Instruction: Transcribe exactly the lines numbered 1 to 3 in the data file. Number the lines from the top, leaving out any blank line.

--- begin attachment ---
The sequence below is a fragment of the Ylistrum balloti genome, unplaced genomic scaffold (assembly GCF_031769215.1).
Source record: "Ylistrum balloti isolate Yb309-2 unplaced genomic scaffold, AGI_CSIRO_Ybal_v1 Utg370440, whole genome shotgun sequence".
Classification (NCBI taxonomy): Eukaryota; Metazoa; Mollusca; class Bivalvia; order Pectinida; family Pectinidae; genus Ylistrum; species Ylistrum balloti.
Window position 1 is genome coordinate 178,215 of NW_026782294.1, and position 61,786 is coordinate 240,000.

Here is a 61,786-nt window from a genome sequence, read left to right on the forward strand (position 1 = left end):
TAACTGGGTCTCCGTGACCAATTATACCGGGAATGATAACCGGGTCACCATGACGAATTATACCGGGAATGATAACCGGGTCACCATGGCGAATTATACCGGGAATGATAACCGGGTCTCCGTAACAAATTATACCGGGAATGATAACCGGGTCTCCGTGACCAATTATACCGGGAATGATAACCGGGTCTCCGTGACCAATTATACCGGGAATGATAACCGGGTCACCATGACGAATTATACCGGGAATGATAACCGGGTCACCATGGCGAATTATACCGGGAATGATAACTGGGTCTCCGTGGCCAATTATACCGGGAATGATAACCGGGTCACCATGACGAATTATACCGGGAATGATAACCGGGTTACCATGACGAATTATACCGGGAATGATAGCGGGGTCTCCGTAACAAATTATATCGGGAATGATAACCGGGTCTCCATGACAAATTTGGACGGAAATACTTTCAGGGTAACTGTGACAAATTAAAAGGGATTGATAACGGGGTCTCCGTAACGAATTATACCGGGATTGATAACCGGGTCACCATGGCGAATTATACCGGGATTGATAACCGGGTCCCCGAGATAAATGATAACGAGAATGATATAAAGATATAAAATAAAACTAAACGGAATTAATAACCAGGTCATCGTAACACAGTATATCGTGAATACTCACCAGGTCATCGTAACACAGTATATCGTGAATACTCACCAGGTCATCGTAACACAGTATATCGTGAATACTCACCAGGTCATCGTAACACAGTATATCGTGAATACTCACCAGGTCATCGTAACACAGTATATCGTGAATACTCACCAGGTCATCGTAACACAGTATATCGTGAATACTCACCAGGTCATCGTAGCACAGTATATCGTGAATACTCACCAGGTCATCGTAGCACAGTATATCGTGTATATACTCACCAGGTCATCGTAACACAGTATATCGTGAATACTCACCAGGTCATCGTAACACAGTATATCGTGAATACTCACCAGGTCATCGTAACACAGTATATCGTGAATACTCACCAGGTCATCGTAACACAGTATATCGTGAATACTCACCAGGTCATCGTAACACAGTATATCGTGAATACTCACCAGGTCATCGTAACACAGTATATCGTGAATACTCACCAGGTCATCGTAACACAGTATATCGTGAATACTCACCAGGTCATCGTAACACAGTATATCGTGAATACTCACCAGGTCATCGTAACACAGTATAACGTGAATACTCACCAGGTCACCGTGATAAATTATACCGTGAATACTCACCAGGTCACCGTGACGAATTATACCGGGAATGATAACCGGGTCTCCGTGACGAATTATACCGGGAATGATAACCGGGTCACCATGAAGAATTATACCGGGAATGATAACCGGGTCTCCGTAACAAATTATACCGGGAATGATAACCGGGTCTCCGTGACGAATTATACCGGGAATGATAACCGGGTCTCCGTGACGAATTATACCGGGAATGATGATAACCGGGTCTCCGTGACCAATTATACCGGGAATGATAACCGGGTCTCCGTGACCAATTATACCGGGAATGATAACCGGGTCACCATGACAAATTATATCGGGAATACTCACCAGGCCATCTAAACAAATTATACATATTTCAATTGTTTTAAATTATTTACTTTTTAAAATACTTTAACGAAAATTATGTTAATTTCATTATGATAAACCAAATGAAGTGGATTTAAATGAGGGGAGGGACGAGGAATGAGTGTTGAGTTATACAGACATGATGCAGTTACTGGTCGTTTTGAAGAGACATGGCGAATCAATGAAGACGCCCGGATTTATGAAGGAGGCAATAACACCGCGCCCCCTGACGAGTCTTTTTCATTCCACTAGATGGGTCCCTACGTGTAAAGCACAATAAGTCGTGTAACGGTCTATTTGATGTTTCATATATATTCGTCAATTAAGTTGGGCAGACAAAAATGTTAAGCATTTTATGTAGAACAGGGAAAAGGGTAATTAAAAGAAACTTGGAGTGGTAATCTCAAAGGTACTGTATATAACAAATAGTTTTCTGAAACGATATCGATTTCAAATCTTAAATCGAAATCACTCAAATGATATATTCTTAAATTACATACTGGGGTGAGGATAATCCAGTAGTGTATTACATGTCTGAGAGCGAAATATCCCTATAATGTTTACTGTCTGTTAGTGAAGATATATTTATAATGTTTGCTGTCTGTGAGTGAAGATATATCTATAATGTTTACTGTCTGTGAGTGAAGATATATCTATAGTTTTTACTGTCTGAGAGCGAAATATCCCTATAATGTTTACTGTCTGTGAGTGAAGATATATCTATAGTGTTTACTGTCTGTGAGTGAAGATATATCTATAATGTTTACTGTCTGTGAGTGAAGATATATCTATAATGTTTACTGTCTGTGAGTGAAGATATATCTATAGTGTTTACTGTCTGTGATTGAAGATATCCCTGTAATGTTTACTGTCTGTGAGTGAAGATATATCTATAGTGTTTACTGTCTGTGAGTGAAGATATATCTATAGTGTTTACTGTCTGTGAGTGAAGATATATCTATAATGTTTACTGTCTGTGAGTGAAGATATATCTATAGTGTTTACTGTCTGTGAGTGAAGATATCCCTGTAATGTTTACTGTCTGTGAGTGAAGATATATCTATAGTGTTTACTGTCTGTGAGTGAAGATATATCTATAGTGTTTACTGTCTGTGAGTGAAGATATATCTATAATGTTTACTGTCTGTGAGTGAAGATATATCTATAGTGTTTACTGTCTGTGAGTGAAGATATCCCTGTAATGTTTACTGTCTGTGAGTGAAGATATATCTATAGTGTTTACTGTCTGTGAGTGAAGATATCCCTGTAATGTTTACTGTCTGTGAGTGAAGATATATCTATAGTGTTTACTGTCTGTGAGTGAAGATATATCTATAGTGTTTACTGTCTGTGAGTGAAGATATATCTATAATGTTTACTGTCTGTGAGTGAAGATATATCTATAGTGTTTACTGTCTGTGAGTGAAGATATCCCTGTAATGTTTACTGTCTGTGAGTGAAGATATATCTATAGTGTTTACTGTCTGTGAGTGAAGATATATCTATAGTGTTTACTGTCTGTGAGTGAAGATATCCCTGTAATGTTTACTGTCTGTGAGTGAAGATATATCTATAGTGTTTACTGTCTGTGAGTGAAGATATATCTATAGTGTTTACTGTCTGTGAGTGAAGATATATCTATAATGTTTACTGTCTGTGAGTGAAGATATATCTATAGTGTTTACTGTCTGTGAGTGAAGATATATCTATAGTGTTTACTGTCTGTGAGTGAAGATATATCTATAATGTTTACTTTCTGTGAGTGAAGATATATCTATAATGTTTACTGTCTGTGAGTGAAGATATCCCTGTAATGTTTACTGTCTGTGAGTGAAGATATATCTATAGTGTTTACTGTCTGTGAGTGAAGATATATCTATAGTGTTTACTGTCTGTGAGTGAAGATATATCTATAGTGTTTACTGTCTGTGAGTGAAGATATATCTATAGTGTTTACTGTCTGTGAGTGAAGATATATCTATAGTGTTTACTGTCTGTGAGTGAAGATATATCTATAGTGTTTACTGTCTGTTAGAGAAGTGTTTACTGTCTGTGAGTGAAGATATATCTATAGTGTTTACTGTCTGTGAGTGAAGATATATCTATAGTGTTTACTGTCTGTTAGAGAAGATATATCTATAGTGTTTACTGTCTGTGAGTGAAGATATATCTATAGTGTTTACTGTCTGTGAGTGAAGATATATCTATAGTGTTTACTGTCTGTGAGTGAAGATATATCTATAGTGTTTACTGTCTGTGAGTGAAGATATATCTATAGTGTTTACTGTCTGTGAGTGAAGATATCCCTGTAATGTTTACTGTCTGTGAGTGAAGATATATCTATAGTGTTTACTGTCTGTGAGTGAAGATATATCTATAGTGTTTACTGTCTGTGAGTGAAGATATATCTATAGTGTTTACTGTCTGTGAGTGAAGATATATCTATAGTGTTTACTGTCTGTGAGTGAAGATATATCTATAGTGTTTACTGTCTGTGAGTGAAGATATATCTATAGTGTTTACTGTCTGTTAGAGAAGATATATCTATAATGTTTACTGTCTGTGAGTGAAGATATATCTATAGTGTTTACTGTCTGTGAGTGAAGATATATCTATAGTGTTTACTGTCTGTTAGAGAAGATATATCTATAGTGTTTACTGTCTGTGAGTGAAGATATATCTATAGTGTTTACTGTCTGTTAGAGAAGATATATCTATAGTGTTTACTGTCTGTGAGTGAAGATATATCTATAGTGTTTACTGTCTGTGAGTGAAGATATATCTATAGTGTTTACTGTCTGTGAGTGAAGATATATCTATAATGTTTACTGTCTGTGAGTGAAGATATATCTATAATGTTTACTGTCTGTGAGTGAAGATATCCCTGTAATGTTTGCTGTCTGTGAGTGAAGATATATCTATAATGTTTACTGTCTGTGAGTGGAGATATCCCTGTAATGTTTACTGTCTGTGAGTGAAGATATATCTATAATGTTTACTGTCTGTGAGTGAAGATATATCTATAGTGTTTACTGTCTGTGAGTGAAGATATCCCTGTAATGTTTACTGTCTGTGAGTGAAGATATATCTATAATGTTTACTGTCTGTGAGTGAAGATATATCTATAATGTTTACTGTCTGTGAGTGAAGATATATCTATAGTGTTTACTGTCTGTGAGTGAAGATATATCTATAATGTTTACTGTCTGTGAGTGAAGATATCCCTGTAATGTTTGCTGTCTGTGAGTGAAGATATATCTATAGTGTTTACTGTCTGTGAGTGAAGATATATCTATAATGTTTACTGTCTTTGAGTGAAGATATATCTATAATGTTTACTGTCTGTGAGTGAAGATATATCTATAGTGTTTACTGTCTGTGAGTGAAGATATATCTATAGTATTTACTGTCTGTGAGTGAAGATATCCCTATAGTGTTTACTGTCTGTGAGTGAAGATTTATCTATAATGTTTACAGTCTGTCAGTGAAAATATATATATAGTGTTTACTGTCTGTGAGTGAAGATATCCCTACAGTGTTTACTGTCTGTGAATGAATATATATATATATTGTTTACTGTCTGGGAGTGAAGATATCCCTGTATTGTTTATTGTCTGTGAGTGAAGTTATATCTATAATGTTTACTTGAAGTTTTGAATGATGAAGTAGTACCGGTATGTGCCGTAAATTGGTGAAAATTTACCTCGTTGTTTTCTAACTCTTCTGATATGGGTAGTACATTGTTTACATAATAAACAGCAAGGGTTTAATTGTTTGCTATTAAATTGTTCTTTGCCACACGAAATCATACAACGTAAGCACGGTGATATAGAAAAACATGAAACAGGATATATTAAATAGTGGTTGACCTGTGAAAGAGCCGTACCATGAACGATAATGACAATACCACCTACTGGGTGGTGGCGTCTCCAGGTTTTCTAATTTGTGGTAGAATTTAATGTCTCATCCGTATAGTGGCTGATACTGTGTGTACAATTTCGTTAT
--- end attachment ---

The sequence below is a fragment of the Ylistrum balloti genome, unplaced genomic scaffold (assembly GCF_031769215.1).
Source record: "Ylistrum balloti isolate Yb309-2 unplaced genomic scaffold, AGI_CSIRO_Ybal_v1 Utg370440, whole genome shotgun sequence".
Classification (NCBI taxonomy): Eukaryota; Metazoa; Mollusca; class Bivalvia; order Pectinida; family Pectinidae; genus Ylistrum; species Ylistrum balloti.